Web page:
Dying Barrow shipyard worker in plea for answers after asbestos-related cancer diagnosis

A RETIRED Barrow shipyard joiner suffering from asbestos-related lung cancer has launched a hunt for answers about why his former employers allowed him to be exposed to deadly levels of the toxic dust.

The liner Oriana being completed at Barrow in 1960 (EM ARCHIVE).

The liner Oriana being completed at Barrow in 1960 (EM ARCHIVE).

Douglas Newby is appealing to his ex-colleagues for any information about the working conditions they experienced in the yard, joiners’ shop and aboard ships during the 1950s and 60s.

Mr Newby, 79, was diagnosed with lung cancer in September 2015. An army man in his youth, with a clean bill of health most of his life, he had been having problems with breathlessness, finding it harder and harder to walk uphill to his home and decided to get checked out.

The outcome was devastating – he was diagnosed as suffering from lung cancer which is believed to be due to heavy exposure to asbestos.

As the disease has progressed, every aspect of his life has been affected. Once an active, social man who enjoyed working with his hands, he now finds himself housebound, unable to carry out basic tasks without becoming short of breath.

Mr Newby has now instructed expert industrial disease lawyers, Hodge Jones & Allen, based in London, to investigate where and why he was exposed to asbestos dust and to find out if more could have been done by his former employers to protect him from the lethal substance.

 He told his lawyers that he had been exposed to asbestos at work while working as a joiner at the shipyard which was then owned by Vickers-Armstrongs (Shipbuilders) Limited. He worked for them initially as an apprentice joiner from 1952 to 1958, and then as a fully qualified ship joiner from 1960 to 1961, and then again in 1962 till about 1965.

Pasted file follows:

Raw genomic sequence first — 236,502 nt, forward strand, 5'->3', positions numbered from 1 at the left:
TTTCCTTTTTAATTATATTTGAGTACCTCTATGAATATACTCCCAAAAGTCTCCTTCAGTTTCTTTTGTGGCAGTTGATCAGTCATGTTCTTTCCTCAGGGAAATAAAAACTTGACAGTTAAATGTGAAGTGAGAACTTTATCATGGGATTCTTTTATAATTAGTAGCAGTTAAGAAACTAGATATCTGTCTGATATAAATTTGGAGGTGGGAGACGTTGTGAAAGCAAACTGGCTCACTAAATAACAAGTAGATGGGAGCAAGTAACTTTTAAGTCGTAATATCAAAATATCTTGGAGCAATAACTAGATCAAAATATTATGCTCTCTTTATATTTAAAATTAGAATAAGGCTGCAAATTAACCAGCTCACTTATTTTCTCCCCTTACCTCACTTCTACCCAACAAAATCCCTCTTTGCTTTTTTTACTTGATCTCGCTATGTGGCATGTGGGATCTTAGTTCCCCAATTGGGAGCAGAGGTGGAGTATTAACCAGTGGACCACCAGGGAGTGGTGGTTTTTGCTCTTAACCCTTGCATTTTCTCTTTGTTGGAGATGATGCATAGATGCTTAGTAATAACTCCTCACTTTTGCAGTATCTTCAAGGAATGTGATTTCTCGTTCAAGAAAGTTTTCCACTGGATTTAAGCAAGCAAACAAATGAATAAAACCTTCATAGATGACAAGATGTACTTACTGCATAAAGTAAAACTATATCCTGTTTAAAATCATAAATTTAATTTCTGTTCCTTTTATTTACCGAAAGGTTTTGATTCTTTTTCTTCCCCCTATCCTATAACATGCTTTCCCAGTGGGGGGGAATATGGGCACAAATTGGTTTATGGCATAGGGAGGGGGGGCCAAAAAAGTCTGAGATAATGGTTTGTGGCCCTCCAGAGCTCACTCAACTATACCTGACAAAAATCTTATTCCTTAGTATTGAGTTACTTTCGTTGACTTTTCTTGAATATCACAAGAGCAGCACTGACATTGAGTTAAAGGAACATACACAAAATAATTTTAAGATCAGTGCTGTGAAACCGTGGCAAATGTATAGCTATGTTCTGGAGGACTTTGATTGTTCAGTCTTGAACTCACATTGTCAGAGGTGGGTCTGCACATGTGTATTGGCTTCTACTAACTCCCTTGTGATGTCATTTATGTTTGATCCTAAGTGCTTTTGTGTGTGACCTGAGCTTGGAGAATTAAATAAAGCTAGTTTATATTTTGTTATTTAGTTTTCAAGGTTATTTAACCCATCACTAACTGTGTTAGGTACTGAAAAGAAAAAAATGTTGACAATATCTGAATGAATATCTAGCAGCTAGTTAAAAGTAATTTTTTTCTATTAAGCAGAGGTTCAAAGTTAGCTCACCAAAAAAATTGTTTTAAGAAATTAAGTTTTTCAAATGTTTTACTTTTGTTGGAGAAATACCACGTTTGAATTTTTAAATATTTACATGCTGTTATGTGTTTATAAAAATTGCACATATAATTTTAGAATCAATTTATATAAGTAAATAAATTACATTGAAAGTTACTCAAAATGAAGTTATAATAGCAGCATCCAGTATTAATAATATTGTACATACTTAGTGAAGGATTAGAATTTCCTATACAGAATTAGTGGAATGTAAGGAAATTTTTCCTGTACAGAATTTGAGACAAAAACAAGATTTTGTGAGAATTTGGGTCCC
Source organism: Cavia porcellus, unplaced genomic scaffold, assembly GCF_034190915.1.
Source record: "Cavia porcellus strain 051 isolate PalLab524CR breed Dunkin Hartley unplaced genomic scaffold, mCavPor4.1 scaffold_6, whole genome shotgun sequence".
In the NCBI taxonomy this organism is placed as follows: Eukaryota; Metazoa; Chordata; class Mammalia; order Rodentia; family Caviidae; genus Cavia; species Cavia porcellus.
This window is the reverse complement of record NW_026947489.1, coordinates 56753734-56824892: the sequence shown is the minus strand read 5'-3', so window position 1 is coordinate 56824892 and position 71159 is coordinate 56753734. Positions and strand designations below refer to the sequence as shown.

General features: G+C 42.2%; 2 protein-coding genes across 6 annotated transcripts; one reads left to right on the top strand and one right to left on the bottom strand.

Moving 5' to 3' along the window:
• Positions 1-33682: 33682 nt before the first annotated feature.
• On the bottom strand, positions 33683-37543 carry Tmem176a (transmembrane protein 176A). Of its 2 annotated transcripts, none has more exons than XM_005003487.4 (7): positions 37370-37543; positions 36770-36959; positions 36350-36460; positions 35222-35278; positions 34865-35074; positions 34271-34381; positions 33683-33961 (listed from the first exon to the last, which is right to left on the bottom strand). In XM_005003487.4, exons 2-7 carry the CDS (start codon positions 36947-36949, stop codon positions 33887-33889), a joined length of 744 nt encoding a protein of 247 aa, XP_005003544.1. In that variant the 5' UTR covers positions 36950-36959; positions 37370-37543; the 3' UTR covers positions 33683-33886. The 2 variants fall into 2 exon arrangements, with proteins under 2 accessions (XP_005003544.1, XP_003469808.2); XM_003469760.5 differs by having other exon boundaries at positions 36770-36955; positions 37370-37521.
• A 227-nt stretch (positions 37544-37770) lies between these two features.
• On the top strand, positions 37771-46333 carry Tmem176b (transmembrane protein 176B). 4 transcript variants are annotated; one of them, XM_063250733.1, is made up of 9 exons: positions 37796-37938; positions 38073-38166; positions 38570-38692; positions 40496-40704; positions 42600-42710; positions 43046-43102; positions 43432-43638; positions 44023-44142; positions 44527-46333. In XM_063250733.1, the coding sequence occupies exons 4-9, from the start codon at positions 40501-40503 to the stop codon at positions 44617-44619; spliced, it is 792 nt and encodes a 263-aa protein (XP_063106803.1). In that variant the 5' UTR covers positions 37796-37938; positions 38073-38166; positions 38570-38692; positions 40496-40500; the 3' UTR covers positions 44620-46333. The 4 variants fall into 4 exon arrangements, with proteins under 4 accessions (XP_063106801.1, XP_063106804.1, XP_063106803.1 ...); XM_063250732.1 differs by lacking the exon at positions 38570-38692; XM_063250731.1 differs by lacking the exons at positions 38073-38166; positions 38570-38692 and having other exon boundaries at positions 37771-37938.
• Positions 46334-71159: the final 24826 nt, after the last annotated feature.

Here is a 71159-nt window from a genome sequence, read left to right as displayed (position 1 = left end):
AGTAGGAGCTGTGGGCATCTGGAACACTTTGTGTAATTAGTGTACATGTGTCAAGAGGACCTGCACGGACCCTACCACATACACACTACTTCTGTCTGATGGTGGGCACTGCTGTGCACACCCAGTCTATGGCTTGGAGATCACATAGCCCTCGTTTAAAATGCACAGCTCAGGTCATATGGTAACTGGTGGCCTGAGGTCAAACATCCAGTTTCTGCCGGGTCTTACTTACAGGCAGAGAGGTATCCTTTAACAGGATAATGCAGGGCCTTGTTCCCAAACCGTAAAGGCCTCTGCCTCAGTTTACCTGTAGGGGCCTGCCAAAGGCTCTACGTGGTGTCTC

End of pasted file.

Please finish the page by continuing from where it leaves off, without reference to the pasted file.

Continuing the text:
In the course of his employment, Mr Newby worked in the joiners’ shop where he built furniture for the ships in the yard. He also spent a lot of time working aboard ships building cabins, fitting them out with walls and partitions and installing furniture.

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The corridors of the ships where he worked had steam and hot water pipes running through them. Asbestos was used to insulate these pipes and laggers carried out this insulation work, spraying dark grey asbestos onto the pipes and then wrapping them with asbestos cloth. Much dust was generated in the process and as the spillage and dust were swept up later. He recalls everyone’s work clothes being covered in this dust.

Mr Newby also used a material containing asbestos himself. In 1960, he built toilets and a cinema on the ocean liner Oriana. His employer provided him with ‘marinite’ board for this purpose.

He sawed, drilled and fixed the marinite board, often working in confined spaces, becoming covered with white asbestos dust in the process. He only found out after his diagnosis last year that marinite contained asbestos.

Commenting on his condition Douglas said: “The consultant told me that they could offer me chemotherapy but, if it worked, it could only prolong life, not cure the illness. I have decided against it.

“It was absolutely devastating to hear this news; although I was worried at the start of the investigations that I might have cancer, I was not expecting it to be related to asbestos exposure.

“We were not told that asbestos could be harmful, something which I now think is criminal. We had no masks to wear and with the name of the product, marinite, not having any reference to asbestos, we did not know it had any connection to asbestos. We just thought it was another product we were using.”

Anyone who can help Mr Newby is asked to call Hodge Jones & Allen on 020 7874 8502.

Source: North West Evening Mail

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